Skip to main content Skip to main navigation menu Skip to site footer

Maternal serum docosahexaenoic acid (DHA) levels as a predictor of preeclampsia risk in urban and rural areas of developing country

  • Safinaz ,
  • Budi Prasetyo ,
  • Agus Sulistyono ,
  • Muhammad Yusuf ,
  • Erry Gumilar Dachlan ,
  • Muhammad Dikman Angsar ,

Abstract

Preeclampsia is one of the maternal health outcomes that can be influenced by nutritional status during pregnancy. Globally, preeclampsia afflicts 4.6% of all pregnancies and constitutes a significant contributor to maternal morbidity and mortality. Prior investigations have proposed that the administration of DHA supplements during pregnancy could offer a potential means to avert and manage specific pregnancy-related complications. Women living in urban and rural areas in developing countries, including Indonesia, may have poor food habits characterized by a low consumption of animal products. Pregnant women in urban areas were found to consume less meat, fish, and eggs. A lack of certain nutrients in the diet, such as docosahexaenoic acid (DHA), may also increase the risk of preeclampsia in pregnant women. This literature review aims to investigate maternal DHA levels as a predictor factor in preeclampsia risk in urban and rural areas of developing countries.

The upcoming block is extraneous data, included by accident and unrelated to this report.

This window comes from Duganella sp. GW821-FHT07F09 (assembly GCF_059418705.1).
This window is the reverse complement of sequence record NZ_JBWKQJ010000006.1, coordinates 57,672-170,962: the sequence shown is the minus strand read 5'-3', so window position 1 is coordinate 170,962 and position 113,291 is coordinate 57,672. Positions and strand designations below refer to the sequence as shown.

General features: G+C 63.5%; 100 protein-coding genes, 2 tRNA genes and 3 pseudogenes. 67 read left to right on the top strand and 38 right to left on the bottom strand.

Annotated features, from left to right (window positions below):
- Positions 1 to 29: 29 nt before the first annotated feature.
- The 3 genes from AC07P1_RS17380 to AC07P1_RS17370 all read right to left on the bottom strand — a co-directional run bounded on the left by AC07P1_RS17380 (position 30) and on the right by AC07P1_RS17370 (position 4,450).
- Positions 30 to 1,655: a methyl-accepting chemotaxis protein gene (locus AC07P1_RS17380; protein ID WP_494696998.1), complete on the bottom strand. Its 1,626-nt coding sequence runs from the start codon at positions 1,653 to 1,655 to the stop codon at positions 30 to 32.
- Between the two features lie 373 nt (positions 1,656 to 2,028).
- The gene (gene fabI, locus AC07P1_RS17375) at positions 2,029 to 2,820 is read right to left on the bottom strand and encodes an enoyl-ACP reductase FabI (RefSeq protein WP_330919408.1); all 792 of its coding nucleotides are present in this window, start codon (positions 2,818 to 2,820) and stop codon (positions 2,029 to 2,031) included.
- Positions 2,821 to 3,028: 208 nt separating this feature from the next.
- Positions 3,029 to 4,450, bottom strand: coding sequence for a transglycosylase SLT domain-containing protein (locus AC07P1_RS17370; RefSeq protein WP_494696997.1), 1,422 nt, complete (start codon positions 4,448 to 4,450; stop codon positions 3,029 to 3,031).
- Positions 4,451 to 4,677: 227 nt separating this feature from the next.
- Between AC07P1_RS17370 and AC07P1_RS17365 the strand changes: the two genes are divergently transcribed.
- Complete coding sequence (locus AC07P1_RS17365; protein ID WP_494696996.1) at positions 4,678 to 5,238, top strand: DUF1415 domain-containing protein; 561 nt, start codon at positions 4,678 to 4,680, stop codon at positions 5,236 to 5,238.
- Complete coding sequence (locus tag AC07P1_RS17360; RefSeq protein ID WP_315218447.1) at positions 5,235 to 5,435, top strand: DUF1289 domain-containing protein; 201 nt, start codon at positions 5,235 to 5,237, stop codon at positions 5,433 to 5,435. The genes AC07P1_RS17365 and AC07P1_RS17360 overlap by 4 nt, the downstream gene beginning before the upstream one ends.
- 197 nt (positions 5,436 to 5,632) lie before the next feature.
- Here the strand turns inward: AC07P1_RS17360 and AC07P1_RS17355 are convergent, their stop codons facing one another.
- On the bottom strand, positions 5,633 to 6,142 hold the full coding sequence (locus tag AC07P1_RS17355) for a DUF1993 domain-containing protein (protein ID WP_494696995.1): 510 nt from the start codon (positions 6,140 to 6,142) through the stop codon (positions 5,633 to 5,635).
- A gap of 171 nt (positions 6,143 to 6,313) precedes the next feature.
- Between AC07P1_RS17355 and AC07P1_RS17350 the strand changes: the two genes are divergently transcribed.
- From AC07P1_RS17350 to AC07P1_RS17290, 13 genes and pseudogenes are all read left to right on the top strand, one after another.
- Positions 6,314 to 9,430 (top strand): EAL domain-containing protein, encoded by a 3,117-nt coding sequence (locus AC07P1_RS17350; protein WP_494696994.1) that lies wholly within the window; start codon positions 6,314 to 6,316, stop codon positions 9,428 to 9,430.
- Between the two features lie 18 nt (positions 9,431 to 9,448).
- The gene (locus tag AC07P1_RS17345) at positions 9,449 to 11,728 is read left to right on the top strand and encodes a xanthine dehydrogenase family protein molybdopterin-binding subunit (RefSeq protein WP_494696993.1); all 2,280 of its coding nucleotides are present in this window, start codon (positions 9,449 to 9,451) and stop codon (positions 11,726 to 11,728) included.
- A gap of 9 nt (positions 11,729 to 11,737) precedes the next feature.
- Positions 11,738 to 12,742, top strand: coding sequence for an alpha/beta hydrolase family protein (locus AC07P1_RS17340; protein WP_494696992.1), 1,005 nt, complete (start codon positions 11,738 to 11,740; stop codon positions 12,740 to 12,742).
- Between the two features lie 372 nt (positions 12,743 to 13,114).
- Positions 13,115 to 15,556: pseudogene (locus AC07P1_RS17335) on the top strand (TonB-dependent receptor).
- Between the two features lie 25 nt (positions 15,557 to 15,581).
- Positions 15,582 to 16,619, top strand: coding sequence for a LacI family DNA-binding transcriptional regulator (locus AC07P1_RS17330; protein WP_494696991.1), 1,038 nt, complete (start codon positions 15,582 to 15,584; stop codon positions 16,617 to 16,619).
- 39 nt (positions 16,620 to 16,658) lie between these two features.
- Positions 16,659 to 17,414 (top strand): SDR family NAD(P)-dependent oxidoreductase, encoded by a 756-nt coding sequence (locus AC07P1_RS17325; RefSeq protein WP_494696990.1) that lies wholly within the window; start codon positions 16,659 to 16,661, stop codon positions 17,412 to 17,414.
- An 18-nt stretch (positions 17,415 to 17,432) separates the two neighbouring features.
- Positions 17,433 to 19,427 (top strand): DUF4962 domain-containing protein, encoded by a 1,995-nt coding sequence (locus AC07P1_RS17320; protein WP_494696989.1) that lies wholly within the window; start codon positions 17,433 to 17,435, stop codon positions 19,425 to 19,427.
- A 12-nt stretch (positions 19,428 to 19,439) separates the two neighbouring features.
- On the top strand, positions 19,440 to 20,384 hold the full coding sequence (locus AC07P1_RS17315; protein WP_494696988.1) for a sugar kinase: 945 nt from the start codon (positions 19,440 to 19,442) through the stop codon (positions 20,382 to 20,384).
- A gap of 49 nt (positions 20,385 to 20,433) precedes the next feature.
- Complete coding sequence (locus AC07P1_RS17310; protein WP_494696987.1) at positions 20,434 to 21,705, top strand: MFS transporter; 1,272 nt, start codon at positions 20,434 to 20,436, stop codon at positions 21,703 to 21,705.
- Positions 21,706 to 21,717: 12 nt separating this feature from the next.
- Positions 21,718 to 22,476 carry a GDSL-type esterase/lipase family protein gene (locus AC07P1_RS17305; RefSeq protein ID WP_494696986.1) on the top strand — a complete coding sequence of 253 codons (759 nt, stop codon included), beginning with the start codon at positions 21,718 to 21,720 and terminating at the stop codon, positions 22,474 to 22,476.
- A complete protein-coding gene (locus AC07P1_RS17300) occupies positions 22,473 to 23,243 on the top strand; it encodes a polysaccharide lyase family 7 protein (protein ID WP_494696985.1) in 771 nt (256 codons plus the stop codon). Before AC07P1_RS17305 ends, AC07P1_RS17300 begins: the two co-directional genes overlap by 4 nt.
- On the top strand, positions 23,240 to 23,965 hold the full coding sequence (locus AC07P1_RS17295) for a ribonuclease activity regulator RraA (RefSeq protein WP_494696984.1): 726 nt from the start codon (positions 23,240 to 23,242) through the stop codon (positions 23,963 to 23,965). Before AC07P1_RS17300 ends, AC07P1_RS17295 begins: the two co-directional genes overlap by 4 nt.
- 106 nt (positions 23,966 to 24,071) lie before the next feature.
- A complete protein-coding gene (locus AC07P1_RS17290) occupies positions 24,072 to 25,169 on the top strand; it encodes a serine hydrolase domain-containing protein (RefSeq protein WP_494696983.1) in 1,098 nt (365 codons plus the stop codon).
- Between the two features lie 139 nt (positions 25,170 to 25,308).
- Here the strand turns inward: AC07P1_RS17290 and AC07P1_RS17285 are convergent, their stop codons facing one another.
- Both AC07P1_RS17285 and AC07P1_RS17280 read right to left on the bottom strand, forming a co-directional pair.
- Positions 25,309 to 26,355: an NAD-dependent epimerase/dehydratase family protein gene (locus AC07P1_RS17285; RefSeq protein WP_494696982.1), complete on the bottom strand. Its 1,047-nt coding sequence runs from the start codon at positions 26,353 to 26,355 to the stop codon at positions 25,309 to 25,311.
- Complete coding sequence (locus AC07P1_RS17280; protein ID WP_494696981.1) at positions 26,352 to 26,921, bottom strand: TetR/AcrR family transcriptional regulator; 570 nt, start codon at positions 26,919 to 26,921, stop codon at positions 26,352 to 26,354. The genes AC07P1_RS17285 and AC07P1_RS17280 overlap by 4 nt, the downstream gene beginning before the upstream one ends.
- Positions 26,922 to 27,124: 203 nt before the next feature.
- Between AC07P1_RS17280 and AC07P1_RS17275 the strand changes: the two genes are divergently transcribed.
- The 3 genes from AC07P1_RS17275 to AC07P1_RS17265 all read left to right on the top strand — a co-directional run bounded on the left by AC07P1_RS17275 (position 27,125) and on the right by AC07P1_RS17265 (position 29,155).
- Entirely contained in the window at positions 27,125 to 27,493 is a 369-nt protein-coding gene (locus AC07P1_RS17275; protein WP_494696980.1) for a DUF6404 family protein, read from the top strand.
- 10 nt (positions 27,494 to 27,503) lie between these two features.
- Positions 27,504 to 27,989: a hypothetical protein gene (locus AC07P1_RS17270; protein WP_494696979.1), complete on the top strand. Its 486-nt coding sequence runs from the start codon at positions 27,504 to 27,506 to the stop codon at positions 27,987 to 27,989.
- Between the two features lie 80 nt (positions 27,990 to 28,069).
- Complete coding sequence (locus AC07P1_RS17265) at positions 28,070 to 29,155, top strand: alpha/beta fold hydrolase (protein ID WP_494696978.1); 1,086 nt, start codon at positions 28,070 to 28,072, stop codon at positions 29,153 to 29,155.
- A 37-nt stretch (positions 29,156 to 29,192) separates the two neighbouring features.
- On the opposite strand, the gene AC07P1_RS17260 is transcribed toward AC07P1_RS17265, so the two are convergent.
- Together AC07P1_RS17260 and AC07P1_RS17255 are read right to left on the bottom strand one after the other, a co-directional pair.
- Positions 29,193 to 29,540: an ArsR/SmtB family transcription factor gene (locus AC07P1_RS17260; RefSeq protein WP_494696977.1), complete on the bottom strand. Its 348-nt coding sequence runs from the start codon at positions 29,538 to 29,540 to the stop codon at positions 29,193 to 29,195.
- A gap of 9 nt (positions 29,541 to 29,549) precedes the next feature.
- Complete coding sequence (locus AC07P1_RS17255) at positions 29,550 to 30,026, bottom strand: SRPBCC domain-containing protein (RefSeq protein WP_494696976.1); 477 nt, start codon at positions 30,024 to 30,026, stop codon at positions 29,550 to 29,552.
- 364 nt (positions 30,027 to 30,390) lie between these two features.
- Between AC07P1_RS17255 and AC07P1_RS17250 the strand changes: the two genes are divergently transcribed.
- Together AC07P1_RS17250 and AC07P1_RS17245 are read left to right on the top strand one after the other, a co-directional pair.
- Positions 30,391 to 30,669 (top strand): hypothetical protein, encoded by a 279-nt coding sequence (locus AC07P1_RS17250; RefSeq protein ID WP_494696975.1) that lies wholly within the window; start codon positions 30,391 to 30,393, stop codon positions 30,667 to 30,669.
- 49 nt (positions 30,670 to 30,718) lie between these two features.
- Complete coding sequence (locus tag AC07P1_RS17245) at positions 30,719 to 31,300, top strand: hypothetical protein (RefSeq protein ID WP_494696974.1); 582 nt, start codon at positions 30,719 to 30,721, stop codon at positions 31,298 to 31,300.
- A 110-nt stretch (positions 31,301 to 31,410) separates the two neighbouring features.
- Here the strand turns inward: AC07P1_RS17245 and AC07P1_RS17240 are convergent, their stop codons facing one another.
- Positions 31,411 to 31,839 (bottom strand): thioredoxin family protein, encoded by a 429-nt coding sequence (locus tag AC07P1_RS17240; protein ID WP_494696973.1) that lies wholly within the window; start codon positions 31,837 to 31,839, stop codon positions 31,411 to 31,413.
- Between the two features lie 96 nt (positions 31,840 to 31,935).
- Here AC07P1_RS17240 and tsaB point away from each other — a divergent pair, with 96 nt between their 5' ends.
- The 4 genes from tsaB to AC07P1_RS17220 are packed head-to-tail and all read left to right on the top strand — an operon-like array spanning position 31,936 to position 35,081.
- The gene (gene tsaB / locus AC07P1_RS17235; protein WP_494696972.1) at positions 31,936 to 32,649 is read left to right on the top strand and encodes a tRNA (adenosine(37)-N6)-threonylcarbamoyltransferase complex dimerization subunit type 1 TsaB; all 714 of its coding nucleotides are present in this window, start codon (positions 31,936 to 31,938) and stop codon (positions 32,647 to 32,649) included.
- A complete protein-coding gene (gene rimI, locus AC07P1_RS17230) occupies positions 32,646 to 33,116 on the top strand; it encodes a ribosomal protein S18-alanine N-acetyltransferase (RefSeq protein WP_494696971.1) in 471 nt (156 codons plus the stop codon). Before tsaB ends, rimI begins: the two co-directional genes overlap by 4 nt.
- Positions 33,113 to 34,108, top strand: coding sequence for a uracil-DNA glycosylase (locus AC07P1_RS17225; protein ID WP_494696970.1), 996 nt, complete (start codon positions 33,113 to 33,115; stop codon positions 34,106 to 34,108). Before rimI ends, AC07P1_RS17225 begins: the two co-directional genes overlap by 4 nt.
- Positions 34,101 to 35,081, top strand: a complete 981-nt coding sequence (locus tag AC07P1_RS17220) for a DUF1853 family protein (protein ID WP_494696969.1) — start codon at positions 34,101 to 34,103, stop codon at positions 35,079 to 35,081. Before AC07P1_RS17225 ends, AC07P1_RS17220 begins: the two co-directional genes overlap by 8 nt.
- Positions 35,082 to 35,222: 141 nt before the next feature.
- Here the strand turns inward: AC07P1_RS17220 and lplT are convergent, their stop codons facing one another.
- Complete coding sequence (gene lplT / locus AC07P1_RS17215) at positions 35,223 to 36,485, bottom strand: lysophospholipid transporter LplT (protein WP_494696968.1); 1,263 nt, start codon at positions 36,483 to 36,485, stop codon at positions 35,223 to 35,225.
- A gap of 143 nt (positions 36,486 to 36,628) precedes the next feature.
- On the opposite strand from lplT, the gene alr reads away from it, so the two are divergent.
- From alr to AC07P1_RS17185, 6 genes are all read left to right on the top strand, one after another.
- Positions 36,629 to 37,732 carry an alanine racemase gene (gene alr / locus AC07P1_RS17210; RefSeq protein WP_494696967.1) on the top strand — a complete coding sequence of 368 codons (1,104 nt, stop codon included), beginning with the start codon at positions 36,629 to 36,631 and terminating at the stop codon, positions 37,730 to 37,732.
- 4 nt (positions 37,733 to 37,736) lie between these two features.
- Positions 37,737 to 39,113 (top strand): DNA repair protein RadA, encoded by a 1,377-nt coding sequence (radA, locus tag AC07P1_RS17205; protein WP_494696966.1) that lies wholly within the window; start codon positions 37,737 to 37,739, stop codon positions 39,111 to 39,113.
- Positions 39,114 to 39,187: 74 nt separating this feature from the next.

References

  1. Abalos E, Cuesta C, Grosso AL, Chou D, Say L. Global and regional estimates of preeclampsia and eclampsia: a systematic review. Eur J Obstet Gynecol Reprod Biol. 2013 Sep;170(1):1-7. doi: 10.1016/j.ejogrb.2013.05.005.
  2. Zhang N, Tan J, Yang H, Khalil RA. Comparative risks and predictors of preeclamptic pregnancy in the Eastern, Western and developing world. Biochem Pharmacol. 2020 Dec;182:114247. doi: 10.1016/j.bcp.2020.114247.
  3. Arvizu M, Afeiche MC, Hansen S, Halldorsson TF, Olsen SF, Chavarro JE. Fat intake during pregnancy and risk of preeclampsia: a prospective cohort study in Denmark. Eur J Clin Nutr. 2019 Jul;73(7):1040-1048. doi: 10.1038/s41430-018-0290-z.
  4. Taylor RM, Fealy SM, Bisquera A, Smith R, Collins CE, Evans TJ, Hure AJ. Effects of Nutritional Interventions during Pregnancy on Infant and Child Cognitive Outcomes: A Systematic Review and Meta-Analysis. Nutrients. 2017 Nov 20;9(11):1265. doi: 10.3390/nu9111265.